The government has proposed an amendment in Section 111 (4) that increased the question-free remittance limit from “five million rupees” to “rupees equivalent of one hundred thousand United States dollars”. At the current exchange rate, about Rs30 million can be whitened without disclosing the source of income.
The IMF also suggested inclusion of more measures to address the energy sector’s liquidity pressures alongside the broader budget strategy.
The resident representative said that the IMF staff remains engaged to discuss policies to maintain stability. “The IMF team stands ready to work with the government in refining this Budget ahead of its passage,” Esther said.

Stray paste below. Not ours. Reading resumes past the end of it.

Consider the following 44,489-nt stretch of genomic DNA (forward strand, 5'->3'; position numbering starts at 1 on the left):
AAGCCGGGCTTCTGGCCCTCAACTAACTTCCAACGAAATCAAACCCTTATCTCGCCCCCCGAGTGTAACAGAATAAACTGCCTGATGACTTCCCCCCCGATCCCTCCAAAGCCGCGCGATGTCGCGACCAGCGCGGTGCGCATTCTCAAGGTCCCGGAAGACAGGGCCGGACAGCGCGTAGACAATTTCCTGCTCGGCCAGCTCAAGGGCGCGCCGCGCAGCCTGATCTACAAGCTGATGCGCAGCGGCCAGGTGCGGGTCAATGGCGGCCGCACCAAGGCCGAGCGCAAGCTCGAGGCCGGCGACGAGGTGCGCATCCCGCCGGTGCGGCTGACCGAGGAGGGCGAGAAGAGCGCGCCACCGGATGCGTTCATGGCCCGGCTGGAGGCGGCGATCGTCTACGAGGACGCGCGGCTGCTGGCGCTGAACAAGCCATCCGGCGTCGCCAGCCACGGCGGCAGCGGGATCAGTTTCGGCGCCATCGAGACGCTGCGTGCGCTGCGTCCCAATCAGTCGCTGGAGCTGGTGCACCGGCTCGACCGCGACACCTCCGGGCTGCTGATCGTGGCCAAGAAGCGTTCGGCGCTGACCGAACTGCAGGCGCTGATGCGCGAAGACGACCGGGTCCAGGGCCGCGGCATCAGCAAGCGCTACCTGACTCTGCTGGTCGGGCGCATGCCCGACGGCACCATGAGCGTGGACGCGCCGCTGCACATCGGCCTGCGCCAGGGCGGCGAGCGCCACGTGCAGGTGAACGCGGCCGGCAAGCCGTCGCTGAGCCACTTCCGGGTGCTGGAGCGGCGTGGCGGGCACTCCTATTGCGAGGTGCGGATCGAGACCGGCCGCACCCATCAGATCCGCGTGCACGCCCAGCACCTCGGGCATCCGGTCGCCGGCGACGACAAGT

Her statement indicates that the IMF would not endorse the budget in its present form and the chances for completion of the 9th review of the programme have almost diminished.
Only two weeks are left until the expiry of the IMF extended programme and still $2.6 billion remain undisturbed due to delay in meeting the conditions agreed with the IMF, first by the PTI government and now by the coalition government.
The total size of the programme is $6.5 billion and $3.9 billion has already been disbursed. The PDM remained successful in drawing only one tranche of $1.2 billion of the remaining four tranches.